I can see! I had been wearing glasses since I was 7 years old in the first grade. Between then and my late teens, my eyes progressively worsened into a strong astigmatism. Before going to college, my parents bought me contacts. Because my astigmatism was so high, my parents at first and then I paid over $500 for contacts every year since college. But now fresh at 26, I can see without glasses or contacts after receiving an affordable LASIK eye procedure in Gangnam, Seoul, South Korea.
Teachers Share their Experiences While Living Abroad!
As you might remember from last week's post, I visited a Korean hospital because of some stomach pain. Last week’s blog covered the first hour I was at the hospital. I had 2 blood tests and 2 xrays done. By having them done in Korea and not America, I saved over $300. Here is the second hour of the the incredibly affordable and efficient hospital trip.
One scary thought that crosses many minds when thinking about risks of teaching English abroad is “what happens if I become seriously ill or injured, and I cannot communicate with doctors effectively?” Well in South Korea, you’ll be fine. You’ll be more than fine, actually. The health care I received a couple weeks ago was incredibly quick, thorough, and affordable.
I know some of you may not trust me as a gluten-free foodie resource in Korea. I mean, come on, I recently wrote a love letter (in the form of a blog post) to the best sandwicherie in Seoul. I've been known to indulge from time to time. Although, I swear I didn't eat the suspicious PB&J sandwich pictured below. It was 'gifted' to me at Korea Burn this past summer and although my friend and I accepted the sustenance with gratitude, the fact that a kind soul pulled it out of his suitcase prompted us to 're-gift' it to the carefree, rainbow-bearded man we met a few seconds later.
Tags: a year in Korea, eating in Korea, food in Korea, advice, eating out in Korea, Korean cuisine, diet in korea, eating healthy in Korea, Health in Korea, alcohol in Korea, gluten free in korea, gluten free
The Korean jimjilbang is right up there with kimchi and they may in fact both compete for the top spot. They are well-known elements of Korean culture. Jimjilbangs are large public bath houses (mostly gender-segregated) and can be found on almost every street in Korea. Some are more fancy than others, but most have a handful of hot baths, showers, saunas, massage tables, lockers, sleeping areas and social meeting spaces. Jimjilbangs are usually open 24 hours a day and many people visit them to bathe, relax and sleep. Many rooms, including the saunas, have special minerals, woods and stones to create a soothing sanctuary and provide elements of traditional Korean medicine. The Korean jimjilbang is a familiar and calming oasis for all Koreans. Each is a mini spa that caters to your every need. They are more prevalent than Starbucks shops and you can spend a day in one for the cost of a latte and a snack. They sound perfect, right?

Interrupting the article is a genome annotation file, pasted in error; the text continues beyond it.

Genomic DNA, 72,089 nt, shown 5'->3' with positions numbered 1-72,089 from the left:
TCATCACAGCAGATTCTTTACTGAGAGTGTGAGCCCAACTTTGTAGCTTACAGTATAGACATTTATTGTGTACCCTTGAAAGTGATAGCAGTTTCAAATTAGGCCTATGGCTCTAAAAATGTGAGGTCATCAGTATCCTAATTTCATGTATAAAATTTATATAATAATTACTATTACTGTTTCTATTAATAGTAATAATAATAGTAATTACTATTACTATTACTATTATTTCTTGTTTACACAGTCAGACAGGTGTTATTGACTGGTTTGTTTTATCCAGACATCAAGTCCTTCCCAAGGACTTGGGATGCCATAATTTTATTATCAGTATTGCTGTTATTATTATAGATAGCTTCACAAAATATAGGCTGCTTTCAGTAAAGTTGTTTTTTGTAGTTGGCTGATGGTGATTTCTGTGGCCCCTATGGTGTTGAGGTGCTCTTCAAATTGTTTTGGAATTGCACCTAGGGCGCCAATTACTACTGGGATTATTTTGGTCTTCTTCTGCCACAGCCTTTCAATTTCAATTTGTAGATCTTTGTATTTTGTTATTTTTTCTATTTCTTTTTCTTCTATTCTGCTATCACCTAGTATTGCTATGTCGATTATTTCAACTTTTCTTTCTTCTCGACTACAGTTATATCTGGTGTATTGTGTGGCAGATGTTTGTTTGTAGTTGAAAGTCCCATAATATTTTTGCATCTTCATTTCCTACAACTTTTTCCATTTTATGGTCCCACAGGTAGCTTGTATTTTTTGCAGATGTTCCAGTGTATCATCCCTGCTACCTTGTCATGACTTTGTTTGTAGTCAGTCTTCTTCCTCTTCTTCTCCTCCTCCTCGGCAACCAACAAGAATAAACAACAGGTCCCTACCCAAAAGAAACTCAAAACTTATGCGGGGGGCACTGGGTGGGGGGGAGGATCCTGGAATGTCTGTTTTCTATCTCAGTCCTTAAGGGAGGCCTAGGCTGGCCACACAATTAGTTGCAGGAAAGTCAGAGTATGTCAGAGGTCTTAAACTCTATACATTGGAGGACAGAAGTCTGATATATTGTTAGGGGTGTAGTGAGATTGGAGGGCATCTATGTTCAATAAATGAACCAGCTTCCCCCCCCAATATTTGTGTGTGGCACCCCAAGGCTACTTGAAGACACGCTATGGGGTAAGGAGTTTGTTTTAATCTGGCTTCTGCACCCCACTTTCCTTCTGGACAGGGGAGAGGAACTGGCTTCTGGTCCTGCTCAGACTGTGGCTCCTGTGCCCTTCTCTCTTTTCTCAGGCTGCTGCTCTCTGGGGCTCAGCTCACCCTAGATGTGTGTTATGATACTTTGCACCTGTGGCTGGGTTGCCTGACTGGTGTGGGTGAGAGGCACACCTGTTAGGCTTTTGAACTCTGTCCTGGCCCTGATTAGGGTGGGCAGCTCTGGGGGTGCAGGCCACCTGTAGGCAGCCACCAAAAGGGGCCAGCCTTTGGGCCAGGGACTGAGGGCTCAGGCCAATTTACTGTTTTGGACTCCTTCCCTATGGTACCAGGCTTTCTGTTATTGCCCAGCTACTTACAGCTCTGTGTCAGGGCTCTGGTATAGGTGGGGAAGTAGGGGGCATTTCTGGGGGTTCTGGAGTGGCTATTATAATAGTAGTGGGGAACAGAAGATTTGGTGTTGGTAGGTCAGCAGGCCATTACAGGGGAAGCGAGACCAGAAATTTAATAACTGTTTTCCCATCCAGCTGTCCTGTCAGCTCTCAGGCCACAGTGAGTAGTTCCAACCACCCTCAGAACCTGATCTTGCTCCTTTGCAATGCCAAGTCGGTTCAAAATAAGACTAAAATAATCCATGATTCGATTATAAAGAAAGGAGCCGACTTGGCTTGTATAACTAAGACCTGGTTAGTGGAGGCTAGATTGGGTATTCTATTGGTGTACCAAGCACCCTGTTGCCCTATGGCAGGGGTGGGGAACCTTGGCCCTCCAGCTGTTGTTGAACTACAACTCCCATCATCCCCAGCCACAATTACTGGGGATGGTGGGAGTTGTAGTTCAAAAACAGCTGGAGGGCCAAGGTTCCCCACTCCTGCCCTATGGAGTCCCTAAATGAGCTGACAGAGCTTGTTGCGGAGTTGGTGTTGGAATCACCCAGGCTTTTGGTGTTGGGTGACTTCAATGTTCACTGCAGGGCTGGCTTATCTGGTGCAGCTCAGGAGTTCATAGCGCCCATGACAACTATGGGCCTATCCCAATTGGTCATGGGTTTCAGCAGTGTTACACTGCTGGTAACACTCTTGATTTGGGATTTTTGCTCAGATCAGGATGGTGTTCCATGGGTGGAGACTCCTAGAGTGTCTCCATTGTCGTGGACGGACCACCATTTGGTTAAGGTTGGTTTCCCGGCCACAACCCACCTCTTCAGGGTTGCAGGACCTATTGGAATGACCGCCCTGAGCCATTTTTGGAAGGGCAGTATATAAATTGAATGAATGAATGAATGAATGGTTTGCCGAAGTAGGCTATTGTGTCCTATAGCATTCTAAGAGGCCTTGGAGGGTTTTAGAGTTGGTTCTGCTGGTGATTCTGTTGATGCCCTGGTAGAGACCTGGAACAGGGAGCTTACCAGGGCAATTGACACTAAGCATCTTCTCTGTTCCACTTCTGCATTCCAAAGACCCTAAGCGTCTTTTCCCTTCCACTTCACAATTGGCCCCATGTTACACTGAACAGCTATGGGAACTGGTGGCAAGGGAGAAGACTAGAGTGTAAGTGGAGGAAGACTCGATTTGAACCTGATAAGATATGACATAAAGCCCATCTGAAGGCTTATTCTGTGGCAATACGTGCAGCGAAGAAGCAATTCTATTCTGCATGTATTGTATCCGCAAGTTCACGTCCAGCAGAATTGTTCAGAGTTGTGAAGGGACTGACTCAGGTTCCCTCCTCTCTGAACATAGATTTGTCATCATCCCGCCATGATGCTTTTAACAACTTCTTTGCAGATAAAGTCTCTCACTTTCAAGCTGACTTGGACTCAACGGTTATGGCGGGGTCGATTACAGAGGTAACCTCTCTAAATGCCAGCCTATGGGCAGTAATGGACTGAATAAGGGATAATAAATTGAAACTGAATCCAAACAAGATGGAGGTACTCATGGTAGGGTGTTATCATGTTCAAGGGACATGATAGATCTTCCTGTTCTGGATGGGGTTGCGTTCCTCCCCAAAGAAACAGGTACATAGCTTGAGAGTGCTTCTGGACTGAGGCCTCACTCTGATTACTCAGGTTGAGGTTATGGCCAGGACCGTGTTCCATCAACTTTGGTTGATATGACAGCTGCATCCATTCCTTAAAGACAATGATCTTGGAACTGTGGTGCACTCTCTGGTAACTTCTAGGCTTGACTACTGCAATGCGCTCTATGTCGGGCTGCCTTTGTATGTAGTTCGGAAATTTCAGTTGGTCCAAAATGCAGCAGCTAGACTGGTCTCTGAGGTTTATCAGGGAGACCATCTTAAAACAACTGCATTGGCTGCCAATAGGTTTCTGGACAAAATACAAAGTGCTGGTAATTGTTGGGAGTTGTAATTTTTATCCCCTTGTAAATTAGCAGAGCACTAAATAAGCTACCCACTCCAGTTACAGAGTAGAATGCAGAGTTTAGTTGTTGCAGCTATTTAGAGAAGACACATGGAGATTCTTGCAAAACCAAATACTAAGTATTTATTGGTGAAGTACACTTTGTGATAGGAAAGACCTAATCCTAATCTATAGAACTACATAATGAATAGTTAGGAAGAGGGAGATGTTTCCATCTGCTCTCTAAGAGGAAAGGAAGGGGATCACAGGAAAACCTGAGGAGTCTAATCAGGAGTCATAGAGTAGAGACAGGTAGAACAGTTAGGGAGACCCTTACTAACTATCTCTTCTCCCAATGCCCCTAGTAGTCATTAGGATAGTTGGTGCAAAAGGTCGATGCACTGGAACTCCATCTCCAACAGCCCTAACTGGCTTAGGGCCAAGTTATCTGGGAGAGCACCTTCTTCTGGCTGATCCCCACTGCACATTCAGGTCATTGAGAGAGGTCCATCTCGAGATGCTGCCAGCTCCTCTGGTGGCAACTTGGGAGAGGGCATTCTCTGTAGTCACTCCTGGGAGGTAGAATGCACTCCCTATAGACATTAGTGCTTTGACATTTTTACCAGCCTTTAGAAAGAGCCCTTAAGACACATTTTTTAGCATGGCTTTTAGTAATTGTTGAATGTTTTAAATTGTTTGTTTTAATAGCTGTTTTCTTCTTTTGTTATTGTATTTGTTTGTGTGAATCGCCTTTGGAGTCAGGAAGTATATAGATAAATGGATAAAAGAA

It seems only fitting that the ankle I broke in Africa would finally find comfort in my next home away from home – Korea. The last time I was abroad I comically fractured my right ankle during my medical orientation (at a hospital!) in Kenya. The break made for quite an experience and a tearful/choked-up call home to my mom after a panicked evening in a Nairobi hospital. I was put in a cast and advised by my parents to seek surgical consultation when I returned to the states 5 months later in December.
If you could change something about your personal appearance, what would it be? For me, the answer was easy- my eyesight.
I experienced an immense time of growth while teaching in Korea. Although teaching English was merely a means for me to spend time with my grandparents and family, I acquired numerous skills from teaching that I’m sure will prove useful in life. In addition, there were so many things to do in Seoul, and I certainly made the most of it.
Korea is a place that I have been to many times before. However, living here on my own shed a new and unfamiliar light on everything I did. Growing up in he U.S., I never learned Korean properly, which is highly frowned upon in Korea. I felt out of my comfort zone and judged by family and strangers. Luckily, a fellow instructor at my ChungDahm branch was kind enough to give me Korean lessons. I learned so much, and now I freely speak Korean with confidence.
The regular hours we teach English at ChungDahm are from 4-10pm, so what will you do with all your free time? Everyone finds a niche teaching English in Korea, from dance classes to volunteering at animal shelters, but for me it’s yoga! Moving here and being immersed in a new environment completely independent was a little stressful, but hot yoga gave me a way to channel my energy and relax.
I found a place just around the corner from the branch called Hot Yoga Studio J. I actually prefer to go to classes after work, because when teaching little kids you often have to match their level of hyper activity. Yoga is where I can calm myself and clear my mind before I go to bed. The yoga instructors speak in Korean, but it’s easy to get the hang of it by following what other people are doing. I even picked up some Korean words like inhale, exhale, relax, and more others.